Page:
"model_directory to export the checkpoints during training.")
tf.flags.DEFINE_integer(
    "batch_size", default=128,
    help="This is the global batch size and not the per-shard batch.")
tf.flags.DEFINE_integer(
    "train_steps", default=1000,
    help="Total number of training steps.")
tf.flags.DEFINE_integer(
    "eval_steps", default=4,
    help="Total number of evaluation steps. If `0`, evaluation "
    "after training is skipped.")

# TPU specific parameters.
tf.flags.DEFINE_bool(
    "use_tpu", default=True,
    help="True, if want to run the model on TPU. False, otherwise.")
tf.flags.DEFINE_integer(
    "iterations", default=500,
    help="Number of iterations per TPU training loop.")

Loading the data

This code section specifies how to read and load the data.

TPUs support the following data types:

  • tf.float32
  • tf.complex64
  • tf.int64
  • tf.bool
  • tf.bfloat64

Estimator API

def load_data(y_name='Species'):
  """Returns the iris dataset as (train_x, train_y), (test_x, test_y)."""
  train_path, test_path = maybe_download()

  train = pd.read_csv(train_path, names=CSV_COLUMN_NAMES, header=0)
  train_x, train_y = train, train.pop(y_name)

  test = pd.read_csv(test_path, names=CSV_COLUMN_NAMES, header=0)
  test_x, test_y = test, test.pop(y_name)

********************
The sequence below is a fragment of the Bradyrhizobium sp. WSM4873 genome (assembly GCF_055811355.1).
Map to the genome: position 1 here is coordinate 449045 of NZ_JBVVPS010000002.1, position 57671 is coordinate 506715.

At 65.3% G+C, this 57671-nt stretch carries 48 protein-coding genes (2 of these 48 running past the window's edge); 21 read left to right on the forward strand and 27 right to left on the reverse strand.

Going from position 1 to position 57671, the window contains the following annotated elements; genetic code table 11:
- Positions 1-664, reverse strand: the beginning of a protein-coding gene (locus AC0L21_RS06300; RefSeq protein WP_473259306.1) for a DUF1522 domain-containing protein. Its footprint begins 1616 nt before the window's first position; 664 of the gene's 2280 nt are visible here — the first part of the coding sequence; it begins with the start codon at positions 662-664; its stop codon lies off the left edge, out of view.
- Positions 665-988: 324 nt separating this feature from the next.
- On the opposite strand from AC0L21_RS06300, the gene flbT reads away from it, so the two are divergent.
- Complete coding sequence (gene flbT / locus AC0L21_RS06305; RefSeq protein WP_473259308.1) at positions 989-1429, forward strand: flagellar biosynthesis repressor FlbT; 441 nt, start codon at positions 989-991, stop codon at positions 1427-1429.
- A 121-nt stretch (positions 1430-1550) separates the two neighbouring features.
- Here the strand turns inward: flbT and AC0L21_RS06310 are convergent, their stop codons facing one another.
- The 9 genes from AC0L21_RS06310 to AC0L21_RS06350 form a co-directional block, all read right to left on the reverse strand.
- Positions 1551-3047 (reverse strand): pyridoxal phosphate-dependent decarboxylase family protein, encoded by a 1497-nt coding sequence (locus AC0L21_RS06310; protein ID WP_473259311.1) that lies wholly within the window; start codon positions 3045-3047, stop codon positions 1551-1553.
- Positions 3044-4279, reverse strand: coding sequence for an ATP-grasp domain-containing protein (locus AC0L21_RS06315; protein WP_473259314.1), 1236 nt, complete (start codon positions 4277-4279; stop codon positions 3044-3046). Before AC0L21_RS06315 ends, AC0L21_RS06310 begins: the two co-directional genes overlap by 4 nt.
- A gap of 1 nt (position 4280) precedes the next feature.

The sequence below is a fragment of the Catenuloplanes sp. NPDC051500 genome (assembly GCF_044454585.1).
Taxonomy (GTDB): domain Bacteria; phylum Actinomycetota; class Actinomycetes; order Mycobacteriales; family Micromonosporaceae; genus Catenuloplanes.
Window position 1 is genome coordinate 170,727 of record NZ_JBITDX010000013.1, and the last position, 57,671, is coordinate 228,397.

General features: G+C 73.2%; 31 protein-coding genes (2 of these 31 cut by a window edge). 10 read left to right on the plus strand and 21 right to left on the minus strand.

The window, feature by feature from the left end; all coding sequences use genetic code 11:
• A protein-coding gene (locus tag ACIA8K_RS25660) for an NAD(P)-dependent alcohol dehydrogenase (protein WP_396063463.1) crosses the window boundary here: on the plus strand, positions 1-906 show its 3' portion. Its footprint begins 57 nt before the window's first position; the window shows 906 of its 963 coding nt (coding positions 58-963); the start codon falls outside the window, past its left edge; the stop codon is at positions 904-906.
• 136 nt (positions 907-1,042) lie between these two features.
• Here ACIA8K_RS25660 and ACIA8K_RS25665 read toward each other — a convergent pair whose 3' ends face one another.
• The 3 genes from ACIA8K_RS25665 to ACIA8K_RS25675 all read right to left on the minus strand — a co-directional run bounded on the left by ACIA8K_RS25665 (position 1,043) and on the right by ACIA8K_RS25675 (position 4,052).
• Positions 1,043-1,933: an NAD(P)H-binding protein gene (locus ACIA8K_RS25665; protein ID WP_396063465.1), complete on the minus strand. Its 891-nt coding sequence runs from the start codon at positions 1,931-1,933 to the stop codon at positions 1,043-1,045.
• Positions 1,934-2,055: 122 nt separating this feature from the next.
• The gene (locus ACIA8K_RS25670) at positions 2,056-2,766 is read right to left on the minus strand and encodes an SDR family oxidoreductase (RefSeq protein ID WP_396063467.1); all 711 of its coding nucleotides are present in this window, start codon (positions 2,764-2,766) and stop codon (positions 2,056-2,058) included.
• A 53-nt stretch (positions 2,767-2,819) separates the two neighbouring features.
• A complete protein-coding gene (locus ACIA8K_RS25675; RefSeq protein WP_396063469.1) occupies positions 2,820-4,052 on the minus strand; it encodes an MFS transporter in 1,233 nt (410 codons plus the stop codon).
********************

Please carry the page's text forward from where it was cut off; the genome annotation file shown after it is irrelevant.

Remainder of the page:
return (train_x, train_y), (test_x, test_y)

TPUEstimator API

def load_data(y_name='Species'):
  """Returns the iris dataset as (train_x, train_y), (test_x, test_y)."""
  train_path, test_path = maybe_download()

  train = pd.read_csv(train_path, names=CSV_COLUMN_NAMES, header=0,
                      dtype={'SepalLength': pd.np.float32,
                             'SepalWidth': pd.np.float32,
                             'PetalLength': pd.np.float32,
                             'PetalWidth': pd.np.float32,
                             'Species': pd.np.int32})
  train_x, train_y = train, train.pop(y_name)

  test = pd.read_csv(test_path, names=CSV_COLUMN_NAMES, header=0,
                     dtype={'SepalLength': pd.np.float32,
                            'SepalWidth': pd.np.float32,
                            'PetalLength': pd.np.float32,
                            'PetalWidth': pd.np.float32,
                            'Species': pd.np.int32})
  test_x, test_y = test, test.pop(y_name)

  return (train_x, train_y), (test_x, test_y)

Define the input functions

A key difference between the Estimator API and the TPUEstimator API is the function signature of input functions. With the Estimator API, you can write input functions with any number of parameters. With the TPUEstimator API, input functions can take only a single parameter, params. This params has all the key-value pairs from the TPUEstimator object, along with extra keys like batch_size.

One way to address this difference is to use lambda functions when calling the input functions. With lambda functions, you need to make only minor changes to your existing input functions.